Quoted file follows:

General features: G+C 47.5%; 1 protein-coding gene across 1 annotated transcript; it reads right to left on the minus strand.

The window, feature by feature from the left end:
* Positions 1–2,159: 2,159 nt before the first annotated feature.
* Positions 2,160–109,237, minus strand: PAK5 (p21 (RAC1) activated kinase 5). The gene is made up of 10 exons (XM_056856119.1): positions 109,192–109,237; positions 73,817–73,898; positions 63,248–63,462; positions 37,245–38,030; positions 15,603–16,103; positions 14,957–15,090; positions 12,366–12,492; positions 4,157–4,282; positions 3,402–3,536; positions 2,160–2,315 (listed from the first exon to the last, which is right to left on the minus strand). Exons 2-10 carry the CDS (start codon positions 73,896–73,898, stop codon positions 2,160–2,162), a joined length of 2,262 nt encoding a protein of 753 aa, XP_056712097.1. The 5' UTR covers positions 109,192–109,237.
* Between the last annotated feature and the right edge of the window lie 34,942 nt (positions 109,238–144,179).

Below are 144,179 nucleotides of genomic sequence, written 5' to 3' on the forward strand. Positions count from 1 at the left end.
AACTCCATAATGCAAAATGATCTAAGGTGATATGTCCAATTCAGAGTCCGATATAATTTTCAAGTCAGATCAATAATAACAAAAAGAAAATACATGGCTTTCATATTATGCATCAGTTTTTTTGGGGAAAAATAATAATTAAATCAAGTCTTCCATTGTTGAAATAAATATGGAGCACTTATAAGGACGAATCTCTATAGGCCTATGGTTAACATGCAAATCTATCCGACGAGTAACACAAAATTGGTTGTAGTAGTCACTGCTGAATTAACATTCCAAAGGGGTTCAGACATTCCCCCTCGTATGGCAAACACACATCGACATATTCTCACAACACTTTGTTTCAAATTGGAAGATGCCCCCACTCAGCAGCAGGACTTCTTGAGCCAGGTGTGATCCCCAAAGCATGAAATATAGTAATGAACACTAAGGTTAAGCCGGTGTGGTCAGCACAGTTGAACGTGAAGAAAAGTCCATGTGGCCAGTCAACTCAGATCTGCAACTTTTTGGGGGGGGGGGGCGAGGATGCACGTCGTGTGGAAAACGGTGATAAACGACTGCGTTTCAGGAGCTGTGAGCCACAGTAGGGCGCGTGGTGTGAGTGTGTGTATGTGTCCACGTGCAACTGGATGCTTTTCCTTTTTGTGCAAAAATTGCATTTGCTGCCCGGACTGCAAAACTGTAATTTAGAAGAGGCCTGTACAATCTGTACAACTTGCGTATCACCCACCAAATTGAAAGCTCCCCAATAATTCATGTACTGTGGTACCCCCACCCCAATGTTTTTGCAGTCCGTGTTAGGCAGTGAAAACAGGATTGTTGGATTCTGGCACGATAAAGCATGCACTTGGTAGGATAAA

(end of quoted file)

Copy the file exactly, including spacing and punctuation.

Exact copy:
General features: G+C 47.5%; 1 protein-coding gene across 1 annotated transcript; it reads right to left on the minus strand.

The window, feature by feature from the left end:
* Positions 1–2,159: 2,159 nt before the first annotated feature.
* Positions 2,160–109,237, minus strand: PAK5 (p21 (RAC1) activated kinase 5). The gene is made up of 10 exons (XM_056856119.1): positions 109,192–109,237; positions 73,817–73,898; positions 63,248–63,462; positions 37,245–38,030; positions 15,603–16,103; positions 14,957–15,090; positions 12,366–12,492; positions 4,157–4,282; positions 3,402–3,536; positions 2,160–2,315 (listed from the first exon to the last, which is right to left on the minus strand). Exons 2-10 carry the CDS (start codon positions 73,896–73,898, stop codon positions 2,160–2,162), a joined length of 2,262 nt encoding a protein of 753 aa, XP_056712097.1. The 5' UTR covers positions 109,192–109,237.
* Between the last annotated feature and the right edge of the window lie 34,942 nt (positions 109,238–144,179).

Below are 144,179 nucleotides of genomic sequence, written 5' to 3' on the forward strand. Positions count from 1 at the left end.
AACTCCATAATGCAAAATGATCTAAGGTGATATGTCCAATTCAGAGTCCGATATAATTTTCAAGTCAGATCAATAATAACAAAAAGAAAATACATGGCTTTCATATTATGCATCAGTTTTTTTGGGGAAAAATAATAATTAAATCAAGTCTTCCATTGTTGAAATAAATATGGAGCACTTATAAGGACGAATCTCTATAGGCCTATGGTTAACATGCAAATCTATCCGACGAGTAACACAAAATTGGTTGTAGTAGTCACTGCTGAATTAACATTCCAAAGGGGTTCAGACATTCCCCCTCGTATGGCAAACACACATCGACATATTCTCACAACACTTTGTTTCAAATTGGAAGATGCCCCCACTCAGCAGCAGGACTTCTTGAGCCAGGTGTGATCCCCAAAGCATGAAATATAGTAATGAACACTAAGGTTAAGCCGGTGTGGTCAGCACAGTTGAACGTGAAGAAAAGTCCATGTGGCCAGTCAACTCAGATCTGCAACTTTTTGGGGGGGGGGGGCGAGGATGCACGTCGTGTGGAAAACGGTGATAAACGACTGCGTTTCAGGAGCTGTGAGCCACAGTAGGGCGCGTGGTGTGAGTGTGTGTATGTGTCCACGTGCAACTGGATGCTTTTCCTTTTTGTGCAAAAATTGCATTTGCTGCCCGGACTGCAAAACTGTAATTTAGAAGAGGCCTGTACAATCTGTACAACTTGCGTATCACCCACCAAATTGAAAGCTCCCCAATAATTCATGTACTGTGGTACCCCCACCCCAATGTTTTTGCAGTCCGTGTTAGGCAGTGAAAACAGGATTGTTGGATTCTGGCACGATAAAGCATGCACTTGGTAGGATAAA